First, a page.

Google has been working on a Siri rival for quite some time now, and prior to Google I/O 2012 many believed that it would take the form of Google Assistant - a super-powerful voice search engine that would be even more talkative than Apple’s famous software.
However, the reality is a little different. Yes, Voice Search has been upgraded so its more like Siri - and recent tests have shown it’s actually better at responding to questions and finding data - but the real news is Google Now’s context-sensitive information system.
Using a series of scrollable cards, Google Now presents relevant information based on your current location, the time of day and what you’ve recently searched for both on your phone and on your personal computer.
It gathers data and learns about your habits, your movements and your interests, all in the name of presenting you with the most relevant information whenever Google Now is opened up.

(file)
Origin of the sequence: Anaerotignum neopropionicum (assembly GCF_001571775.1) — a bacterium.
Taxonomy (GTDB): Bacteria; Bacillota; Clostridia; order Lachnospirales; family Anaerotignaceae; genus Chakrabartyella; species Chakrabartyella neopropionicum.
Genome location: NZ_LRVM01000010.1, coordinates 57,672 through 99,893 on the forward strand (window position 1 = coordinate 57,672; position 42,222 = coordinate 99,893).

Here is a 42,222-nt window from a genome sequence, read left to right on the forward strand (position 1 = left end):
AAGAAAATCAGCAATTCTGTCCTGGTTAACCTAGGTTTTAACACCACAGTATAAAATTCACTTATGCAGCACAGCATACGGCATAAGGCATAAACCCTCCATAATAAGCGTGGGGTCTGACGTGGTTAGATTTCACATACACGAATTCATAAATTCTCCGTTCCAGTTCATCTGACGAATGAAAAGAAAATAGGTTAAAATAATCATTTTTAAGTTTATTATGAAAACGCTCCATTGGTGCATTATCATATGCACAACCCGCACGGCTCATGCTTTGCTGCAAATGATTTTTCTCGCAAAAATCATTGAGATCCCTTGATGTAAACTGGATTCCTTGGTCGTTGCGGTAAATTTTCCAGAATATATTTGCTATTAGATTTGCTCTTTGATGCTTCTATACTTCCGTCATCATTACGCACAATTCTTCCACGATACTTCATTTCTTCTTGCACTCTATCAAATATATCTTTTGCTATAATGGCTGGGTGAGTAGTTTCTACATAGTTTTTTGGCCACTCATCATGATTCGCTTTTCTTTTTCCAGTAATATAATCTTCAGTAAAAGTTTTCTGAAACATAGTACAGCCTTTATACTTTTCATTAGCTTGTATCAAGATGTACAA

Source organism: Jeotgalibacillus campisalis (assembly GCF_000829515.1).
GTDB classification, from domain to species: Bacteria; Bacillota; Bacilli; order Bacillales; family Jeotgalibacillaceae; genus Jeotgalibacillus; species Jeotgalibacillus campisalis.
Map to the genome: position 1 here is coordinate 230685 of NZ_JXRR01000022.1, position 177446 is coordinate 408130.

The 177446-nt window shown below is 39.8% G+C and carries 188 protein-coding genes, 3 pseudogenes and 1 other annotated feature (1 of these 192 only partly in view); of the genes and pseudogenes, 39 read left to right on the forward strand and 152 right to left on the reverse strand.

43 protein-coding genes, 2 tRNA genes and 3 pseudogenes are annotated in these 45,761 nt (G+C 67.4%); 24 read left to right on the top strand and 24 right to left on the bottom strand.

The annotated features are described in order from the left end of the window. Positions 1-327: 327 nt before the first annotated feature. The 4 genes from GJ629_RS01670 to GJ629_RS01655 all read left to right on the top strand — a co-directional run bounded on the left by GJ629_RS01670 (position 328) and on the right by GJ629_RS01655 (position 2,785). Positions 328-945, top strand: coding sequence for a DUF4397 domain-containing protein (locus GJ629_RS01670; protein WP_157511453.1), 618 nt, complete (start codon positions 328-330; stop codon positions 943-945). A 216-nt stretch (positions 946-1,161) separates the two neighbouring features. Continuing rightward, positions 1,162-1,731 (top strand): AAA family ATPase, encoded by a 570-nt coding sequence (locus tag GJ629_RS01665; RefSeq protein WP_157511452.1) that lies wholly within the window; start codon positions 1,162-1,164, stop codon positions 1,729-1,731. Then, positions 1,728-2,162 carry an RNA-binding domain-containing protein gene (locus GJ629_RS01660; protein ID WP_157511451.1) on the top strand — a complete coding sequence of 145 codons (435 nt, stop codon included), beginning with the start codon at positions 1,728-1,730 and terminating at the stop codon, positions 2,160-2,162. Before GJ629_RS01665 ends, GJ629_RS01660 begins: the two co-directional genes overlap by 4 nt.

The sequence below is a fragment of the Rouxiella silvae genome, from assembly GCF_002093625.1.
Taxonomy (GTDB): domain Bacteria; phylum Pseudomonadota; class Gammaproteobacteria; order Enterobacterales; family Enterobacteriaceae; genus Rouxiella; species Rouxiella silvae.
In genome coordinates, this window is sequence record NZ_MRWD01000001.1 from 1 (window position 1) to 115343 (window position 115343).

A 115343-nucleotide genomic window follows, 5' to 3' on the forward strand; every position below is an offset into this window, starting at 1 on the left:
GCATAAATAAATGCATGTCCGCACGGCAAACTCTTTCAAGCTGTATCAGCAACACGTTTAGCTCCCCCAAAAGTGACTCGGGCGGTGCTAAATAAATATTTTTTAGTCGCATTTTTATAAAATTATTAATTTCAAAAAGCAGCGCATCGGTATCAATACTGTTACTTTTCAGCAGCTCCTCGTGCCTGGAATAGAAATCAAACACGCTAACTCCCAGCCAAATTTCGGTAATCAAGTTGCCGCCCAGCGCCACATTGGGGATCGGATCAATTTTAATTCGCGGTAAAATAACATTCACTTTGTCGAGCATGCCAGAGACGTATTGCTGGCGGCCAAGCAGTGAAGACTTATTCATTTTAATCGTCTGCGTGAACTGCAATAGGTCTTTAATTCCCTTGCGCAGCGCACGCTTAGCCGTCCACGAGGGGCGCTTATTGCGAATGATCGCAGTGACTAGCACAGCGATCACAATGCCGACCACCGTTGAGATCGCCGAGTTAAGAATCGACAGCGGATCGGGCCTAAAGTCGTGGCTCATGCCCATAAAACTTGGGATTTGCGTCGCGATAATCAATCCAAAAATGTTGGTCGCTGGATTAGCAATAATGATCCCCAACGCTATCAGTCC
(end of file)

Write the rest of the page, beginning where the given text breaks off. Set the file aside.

This all sounds great in theory, but it’s only when you actually start using Google Now that you realise how life-changing this all is. Searching for a route map on your computer? Next time you open up Google Now on your phone, it will show you the route and offer automatic navigation. Looking for info for your favourite football team? Google Now remembers and in the future will give you up-to-date results as a match is in progress. Worried about traffic on your way home? Don’t be - Google Now will already have memorised your route to and from work, and will automatically send you a notification if delays are likely.
This might seem a bit creepy to some people, but such skeptical thoughts are quickly forgotten once you allow Google Now into your life. It’s one of the best things that Android has ever offered, and leaves Siri in the dust.
Android Jelly Bean: The Know Your Mobile Verdict